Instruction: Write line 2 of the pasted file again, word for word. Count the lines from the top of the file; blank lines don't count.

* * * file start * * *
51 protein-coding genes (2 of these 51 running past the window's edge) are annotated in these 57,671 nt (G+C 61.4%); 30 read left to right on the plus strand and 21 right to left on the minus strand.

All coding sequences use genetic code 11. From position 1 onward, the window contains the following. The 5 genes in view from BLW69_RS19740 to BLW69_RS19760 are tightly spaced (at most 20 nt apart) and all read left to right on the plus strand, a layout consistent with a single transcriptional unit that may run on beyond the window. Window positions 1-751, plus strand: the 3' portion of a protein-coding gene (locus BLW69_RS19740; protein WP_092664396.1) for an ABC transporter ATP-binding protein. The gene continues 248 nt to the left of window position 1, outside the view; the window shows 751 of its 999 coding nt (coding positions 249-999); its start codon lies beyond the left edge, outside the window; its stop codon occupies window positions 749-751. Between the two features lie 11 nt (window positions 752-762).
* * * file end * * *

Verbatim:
All coding sequences use genetic code 11. From position 1 onward, the window contains the following. The 5 genes in view from BLW69_RS19740 to BLW69_RS19760 are tightly spaced (at most 20 nt apart) and all read left to right on the plus strand, a layout consistent with a single transcriptional unit that may run on beyond the window. Window positions 1-751, plus strand: the 3' portion of a protein-coding gene (locus BLW69_RS19740; protein WP_092664396.1) for an ABC transporter ATP-binding protein. The gene continues 248 nt to the left of window position 1, outside the view; the window shows 751 of its 999 coding nt (coding positions 249-999); its start codon lies beyond the left edge, outside the window; its stop codon occupies window positions 749-751. Between the two features lie 11 nt (window positions 752-762).